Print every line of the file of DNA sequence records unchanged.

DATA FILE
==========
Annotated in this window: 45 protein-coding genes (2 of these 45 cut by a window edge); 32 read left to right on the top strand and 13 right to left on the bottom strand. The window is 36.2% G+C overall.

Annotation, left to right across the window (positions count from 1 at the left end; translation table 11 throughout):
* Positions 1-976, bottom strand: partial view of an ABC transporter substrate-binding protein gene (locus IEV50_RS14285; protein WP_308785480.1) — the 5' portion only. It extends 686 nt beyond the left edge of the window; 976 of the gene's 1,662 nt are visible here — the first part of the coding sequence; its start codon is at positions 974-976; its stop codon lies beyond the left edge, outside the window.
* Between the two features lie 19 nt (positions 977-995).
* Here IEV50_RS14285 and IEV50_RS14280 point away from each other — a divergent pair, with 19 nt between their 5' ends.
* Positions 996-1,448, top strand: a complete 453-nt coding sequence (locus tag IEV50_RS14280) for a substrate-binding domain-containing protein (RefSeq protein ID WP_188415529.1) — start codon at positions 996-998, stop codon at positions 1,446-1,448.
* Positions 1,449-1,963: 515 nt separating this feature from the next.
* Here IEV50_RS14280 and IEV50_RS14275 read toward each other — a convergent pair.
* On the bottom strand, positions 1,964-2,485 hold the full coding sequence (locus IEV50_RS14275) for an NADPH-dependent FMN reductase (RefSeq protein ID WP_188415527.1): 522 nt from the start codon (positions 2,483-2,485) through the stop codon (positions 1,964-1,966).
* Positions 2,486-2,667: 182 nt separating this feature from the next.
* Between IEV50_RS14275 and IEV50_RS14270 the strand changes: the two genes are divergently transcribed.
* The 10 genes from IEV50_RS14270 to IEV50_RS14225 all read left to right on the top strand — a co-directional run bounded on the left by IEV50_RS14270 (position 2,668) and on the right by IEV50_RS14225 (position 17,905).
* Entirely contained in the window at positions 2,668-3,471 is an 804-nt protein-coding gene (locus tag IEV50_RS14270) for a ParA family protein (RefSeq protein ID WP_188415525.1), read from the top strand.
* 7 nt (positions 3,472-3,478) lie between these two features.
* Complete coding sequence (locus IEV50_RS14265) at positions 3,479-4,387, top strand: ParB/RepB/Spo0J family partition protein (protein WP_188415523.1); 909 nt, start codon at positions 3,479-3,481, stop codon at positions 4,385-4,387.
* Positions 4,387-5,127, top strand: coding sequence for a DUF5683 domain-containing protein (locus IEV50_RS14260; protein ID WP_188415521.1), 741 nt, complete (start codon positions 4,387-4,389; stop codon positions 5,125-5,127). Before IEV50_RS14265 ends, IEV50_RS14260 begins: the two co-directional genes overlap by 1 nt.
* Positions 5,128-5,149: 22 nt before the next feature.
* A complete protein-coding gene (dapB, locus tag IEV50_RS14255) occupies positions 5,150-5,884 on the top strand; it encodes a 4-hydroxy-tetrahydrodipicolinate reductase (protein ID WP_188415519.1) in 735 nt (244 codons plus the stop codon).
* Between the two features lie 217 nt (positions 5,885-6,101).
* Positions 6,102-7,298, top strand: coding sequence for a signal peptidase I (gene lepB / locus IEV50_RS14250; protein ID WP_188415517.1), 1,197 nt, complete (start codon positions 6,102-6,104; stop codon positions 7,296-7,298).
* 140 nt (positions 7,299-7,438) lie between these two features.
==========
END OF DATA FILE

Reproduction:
Annotated in this window: 45 protein-coding genes (2 of these 45 cut by a window edge); 32 read left to right on the top strand and 13 right to left on the bottom strand. The window is 36.2% G+C overall.

Annotation, left to right across the window (positions count from 1 at the left end; translation table 11 throughout):
* Positions 1-976, bottom strand: partial view of an ABC transporter substrate-binding protein gene (locus IEV50_RS14285; protein WP_308785480.1) — the 5' portion only. It extends 686 nt beyond the left edge of the window; 976 of the gene's 1,662 nt are visible here — the first part of the coding sequence; its start codon is at positions 974-976; its stop codon lies beyond the left edge, outside the window.
* Between the two features lie 19 nt (positions 977-995).
* Here IEV50_RS14285 and IEV50_RS14280 point away from each other — a divergent pair, with 19 nt between their 5' ends.
* Positions 996-1,448, top strand: a complete 453-nt coding sequence (locus tag IEV50_RS14280) for a substrate-binding domain-containing protein (RefSeq protein ID WP_188415529.1) — start codon at positions 996-998, stop codon at positions 1,446-1,448.
* Positions 1,449-1,963: 515 nt separating this feature from the next.
* Here IEV50_RS14280 and IEV50_RS14275 read toward each other — a convergent pair.
* On the bottom strand, positions 1,964-2,485 hold the full coding sequence (locus IEV50_RS14275) for an NADPH-dependent FMN reductase (RefSeq protein ID WP_188415527.1): 522 nt from the start codon (positions 2,483-2,485) through the stop codon (positions 1,964-1,966).
* Positions 2,486-2,667: 182 nt separating this feature from the next.
* Between IEV50_RS14275 and IEV50_RS14270 the strand changes: the two genes are divergently transcribed.
* The 10 genes from IEV50_RS14270 to IEV50_RS14225 all read left to right on the top strand — a co-directional run bounded on the left by IEV50_RS14270 (position 2,668) and on the right by IEV50_RS14225 (position 17,905).
* Entirely contained in the window at positions 2,668-3,471 is an 804-nt protein-coding gene (locus tag IEV50_RS14270) for a ParA family protein (RefSeq protein ID WP_188415525.1), read from the top strand.
* 7 nt (positions 3,472-3,478) lie between these two features.
* Complete coding sequence (locus IEV50_RS14265) at positions 3,479-4,387, top strand: ParB/RepB/Spo0J family partition protein (protein WP_188415523.1); 909 nt, start codon at positions 3,479-3,481, stop codon at positions 4,385-4,387.
* Positions 4,387-5,127, top strand: coding sequence for a DUF5683 domain-containing protein (locus IEV50_RS14260; protein ID WP_188415521.1), 741 nt, complete (start codon positions 4,387-4,389; stop codon positions 5,125-5,127). Before IEV50_RS14265 ends, IEV50_RS14260 begins: the two co-directional genes overlap by 1 nt.
* Positions 5,128-5,149: 22 nt before the next feature.
* A complete protein-coding gene (dapB, locus tag IEV50_RS14255) occupies positions 5,150-5,884 on the top strand; it encodes a 4-hydroxy-tetrahydrodipicolinate reductase (protein ID WP_188415519.1) in 735 nt (244 codons plus the stop codon).
* Between the two features lie 217 nt (positions 5,885-6,101).
* Positions 6,102-7,298, top strand: coding sequence for a signal peptidase I (gene lepB / locus IEV50_RS14250; protein ID WP_188415517.1), 1,197 nt, complete (start codon positions 6,102-6,104; stop codon positions 7,296-7,298).
* 140 nt (positions 7,299-7,438) lie between these two features.